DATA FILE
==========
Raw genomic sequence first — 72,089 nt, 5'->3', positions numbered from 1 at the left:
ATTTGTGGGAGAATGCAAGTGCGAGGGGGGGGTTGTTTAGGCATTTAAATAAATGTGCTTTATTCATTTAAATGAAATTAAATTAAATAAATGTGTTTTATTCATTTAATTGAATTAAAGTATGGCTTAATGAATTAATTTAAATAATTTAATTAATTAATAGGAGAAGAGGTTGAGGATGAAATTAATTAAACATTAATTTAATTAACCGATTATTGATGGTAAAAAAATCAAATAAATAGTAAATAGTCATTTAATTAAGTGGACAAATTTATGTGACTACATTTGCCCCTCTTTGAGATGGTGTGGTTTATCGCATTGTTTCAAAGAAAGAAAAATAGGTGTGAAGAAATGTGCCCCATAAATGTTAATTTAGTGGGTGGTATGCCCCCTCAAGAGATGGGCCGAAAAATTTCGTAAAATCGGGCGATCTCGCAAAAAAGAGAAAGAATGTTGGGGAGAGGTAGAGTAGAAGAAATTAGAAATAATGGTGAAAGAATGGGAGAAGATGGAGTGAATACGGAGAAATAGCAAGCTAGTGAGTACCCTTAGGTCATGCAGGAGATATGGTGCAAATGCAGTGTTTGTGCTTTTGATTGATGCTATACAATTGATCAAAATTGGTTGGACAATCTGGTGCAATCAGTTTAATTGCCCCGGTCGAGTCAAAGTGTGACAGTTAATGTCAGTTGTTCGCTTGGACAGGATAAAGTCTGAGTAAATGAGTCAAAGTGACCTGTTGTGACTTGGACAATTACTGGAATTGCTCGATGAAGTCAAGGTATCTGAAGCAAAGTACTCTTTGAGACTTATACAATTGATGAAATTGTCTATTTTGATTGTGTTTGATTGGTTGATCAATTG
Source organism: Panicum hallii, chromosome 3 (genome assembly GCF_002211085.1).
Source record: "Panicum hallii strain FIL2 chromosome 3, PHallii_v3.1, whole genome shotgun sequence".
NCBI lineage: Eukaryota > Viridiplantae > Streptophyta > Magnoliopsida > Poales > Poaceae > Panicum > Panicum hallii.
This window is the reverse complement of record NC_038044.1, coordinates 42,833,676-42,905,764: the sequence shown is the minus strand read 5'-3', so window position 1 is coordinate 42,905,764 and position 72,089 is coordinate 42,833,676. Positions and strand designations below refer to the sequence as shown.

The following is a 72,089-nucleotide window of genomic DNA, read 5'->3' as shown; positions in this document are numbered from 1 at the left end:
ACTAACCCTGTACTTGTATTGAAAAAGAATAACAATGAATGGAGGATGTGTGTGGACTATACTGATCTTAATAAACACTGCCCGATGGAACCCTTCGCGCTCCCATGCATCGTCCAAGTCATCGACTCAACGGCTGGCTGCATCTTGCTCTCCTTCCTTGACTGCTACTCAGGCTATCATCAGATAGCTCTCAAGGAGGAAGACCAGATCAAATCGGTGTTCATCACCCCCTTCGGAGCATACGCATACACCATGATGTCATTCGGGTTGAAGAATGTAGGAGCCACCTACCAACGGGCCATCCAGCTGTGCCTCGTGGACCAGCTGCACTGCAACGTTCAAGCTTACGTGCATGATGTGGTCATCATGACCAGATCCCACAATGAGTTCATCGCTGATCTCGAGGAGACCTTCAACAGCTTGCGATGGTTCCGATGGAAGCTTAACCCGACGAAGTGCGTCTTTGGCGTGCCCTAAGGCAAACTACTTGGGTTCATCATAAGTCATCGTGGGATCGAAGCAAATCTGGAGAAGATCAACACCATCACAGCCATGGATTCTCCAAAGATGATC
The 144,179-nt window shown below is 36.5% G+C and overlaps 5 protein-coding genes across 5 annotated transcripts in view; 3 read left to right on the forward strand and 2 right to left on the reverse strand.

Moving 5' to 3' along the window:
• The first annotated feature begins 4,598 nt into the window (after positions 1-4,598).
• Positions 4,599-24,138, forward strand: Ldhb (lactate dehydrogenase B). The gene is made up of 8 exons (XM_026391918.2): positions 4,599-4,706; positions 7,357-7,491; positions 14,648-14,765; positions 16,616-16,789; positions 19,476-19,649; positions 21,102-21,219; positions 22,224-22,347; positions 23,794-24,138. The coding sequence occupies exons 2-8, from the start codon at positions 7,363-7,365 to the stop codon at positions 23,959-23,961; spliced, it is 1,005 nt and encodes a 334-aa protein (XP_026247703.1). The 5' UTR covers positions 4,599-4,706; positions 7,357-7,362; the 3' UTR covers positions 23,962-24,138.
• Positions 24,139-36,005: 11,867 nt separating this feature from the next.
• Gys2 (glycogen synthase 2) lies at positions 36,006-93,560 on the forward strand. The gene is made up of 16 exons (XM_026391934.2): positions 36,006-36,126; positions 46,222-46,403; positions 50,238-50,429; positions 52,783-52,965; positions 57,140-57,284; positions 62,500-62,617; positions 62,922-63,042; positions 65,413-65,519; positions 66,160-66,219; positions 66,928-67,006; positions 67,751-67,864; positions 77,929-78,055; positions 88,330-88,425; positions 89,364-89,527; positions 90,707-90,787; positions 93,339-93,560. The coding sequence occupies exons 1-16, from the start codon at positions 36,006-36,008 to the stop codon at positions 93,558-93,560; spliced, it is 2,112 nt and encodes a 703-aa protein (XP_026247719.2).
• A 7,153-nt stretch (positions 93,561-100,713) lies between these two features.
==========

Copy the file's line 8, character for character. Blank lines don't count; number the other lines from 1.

ACTAACCCTGTACTTGTATTGAAAAAGAATAACAATGAATGGAGGATGTGTGTGGACTATACTGATCTTAATAAACACTGCCCGATGGAACCCTTCGCGCTCCCATGCATCGTCCAAGTCATCGACTCAACGGCTGGCTGCATCTTGCTCTCCTTCCTTGACTGCTACTCAGGCTATCATCAGATAGCTCTCAAGGAGGAAGACCAGATCAAATCGGTGTTCATCACCCCCTTCGGAGCATACGCATACACCATGATGTCATTCGGGTTGAAGAATGTAGGAGCCACCTACCAACGGGCCATCCAGCTGTGCCTCGTGGACCAGCTGCACTGCAACGTTCAAGCTTACGTGCATGATGTGGTCATCATGACCAGATCCCACAATGAGTTCATCGCTGATCTCGAGGAGACCTTCAACAGCTTGCGATGGTTCCGATGGAAGCTTAACCCGACGAAGTGCGTCTTTGGCGTGCCCTAAGGCAAACTACTTGGGTTCATCATAAGTCATCGTGGGATCGAAGCAAATCTGGAGAAGATCAACACCATCACAGCCATGGATTCTCCAAAGATGATC